FEBRUARY. It might be one of the coldest, bleakest months of the year, but it’s also the shortest – and a time when families out on muddy wintry walks are eagerly on the lookout for the first signs of spring.
Not this year. This year, come February 24 and everyone’s eyes are on the other side of Europe and the shock Russian invasion of Ukraine.
Suddenly it seems a little trite to be chatting blithely about the Chilterns countryside awakening after winter. Instead, we are all glued to the television and the unthinkable images of war engulfing Europe.
As days turn into weeks and weeks turn into months, whole streets and towns are turned into rubble, sparking the biggest refugee crisis since World War II.
The devastation is already reminiscent of the streets of Syria and Iraq, and with families streaming over the border to Poland and other neighbouring countries, the fear is palpable and the threat is real.
How ironic then, that in the same week that war broke out we are visiting the Polish resettlement camp at Northwick Park in Gloucestershire and recalling how a previous Russian invasion more than 80 years ago changed the course of world history.
It’s one of many reminders around the UK of those terrible events from the spring of 1940, made all the more painful by history being repeated so many years later.
Marysia, the wonderful woman we are visiting with, lived briefly in this camp when she first came to England as a teenager after the war – like so many others after a long and arduous journey via Russia, Persia and Africa.
She was seven when the Russian soldiers arrived and her family was deported from their forest home to the icy wastes of Siberia.
After the war, Northwick Park was a brief stopping-off point before she was moved on to Herefordshire, but with many of the Nissen huts used to house families then still in use today for local businesses, in many ways the place looks very like it did more than 70 years ago, bringing memories flooding back.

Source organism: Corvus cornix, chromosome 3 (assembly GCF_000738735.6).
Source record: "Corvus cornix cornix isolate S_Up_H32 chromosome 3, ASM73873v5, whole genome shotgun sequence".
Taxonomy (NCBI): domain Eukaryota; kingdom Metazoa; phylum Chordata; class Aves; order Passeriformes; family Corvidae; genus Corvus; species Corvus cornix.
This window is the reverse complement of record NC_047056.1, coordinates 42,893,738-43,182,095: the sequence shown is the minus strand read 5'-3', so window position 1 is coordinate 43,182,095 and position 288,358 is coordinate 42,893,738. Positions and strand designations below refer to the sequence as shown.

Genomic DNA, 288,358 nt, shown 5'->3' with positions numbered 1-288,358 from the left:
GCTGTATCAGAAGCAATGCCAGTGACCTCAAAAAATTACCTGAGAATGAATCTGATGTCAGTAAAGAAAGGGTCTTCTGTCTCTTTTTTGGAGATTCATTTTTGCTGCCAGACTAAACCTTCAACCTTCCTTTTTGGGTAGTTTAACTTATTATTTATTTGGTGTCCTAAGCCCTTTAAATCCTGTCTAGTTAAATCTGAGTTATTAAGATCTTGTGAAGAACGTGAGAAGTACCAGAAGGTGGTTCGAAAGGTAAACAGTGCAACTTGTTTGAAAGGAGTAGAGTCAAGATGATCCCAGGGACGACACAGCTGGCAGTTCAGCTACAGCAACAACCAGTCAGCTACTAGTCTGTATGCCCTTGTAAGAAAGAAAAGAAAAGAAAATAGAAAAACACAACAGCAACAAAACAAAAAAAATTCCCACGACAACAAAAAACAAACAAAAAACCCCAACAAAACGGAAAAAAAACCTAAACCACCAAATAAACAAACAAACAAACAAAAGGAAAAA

Many of the Polish families relocated to the UK lived in camps like this for years – including those in Hodgemoor Woods beside Chalfont St Giles, where the camp remained open until 1962.
Indeed by October 1946, around 120,000 Polish troops were quartered in more than 200 such camps across the UK.
All of which is an all-too-vivid reminder that the events being played out in the towns and cities of Ukraine today will have an impact on people’s lives for decades to come.
As the pale skies and dramatic sunsets of February give way to the brighter weather of March, we stumble across a young woman looking a little lost in local woods at sunset.
She has no dog and seems a little disorientated as dusk falls, but when we ask if she is OK she assures us that she is. She’s from Ukraine and adjusting to a new life in the Chilterns, insisting that she is fine.
But as she wanders back to the village, we’re left wondering just how many families will be torn apart by the current conflict – and how many decades it will be before the shockwaves stop reverberating across Europe.
Here, the dawn chorus is beginning to pick up volume as the branches begin to look a little less bare and the first flowers poke through the frost: snowdrops and primroses, later to be followed by the daffodils and bluebells.
Once more photographers across the Chilterns are up with the lark, capturing the sights and sounds of the changing months as hungry badgers and foxes get braver in their hunt for an easy snack and insects and reptiles emerge from their slumbers.
There may still be a chill in the morning air, but the morning dog walk is no longer a battle against the elements.
Regular contributors Sue Craigs Erwin and Lesley Tilson also have their eyes peeled for those spectacular sunsets or rare moments when a bird or insect stays long enough on a twig for the perfect shot.
Deep in the forest, there’s new growth everywhere, with fluffy lichen and moss coating tree barks and warmer weather tempting walkers back out onto footpaths no longer submerged in a sea of mud.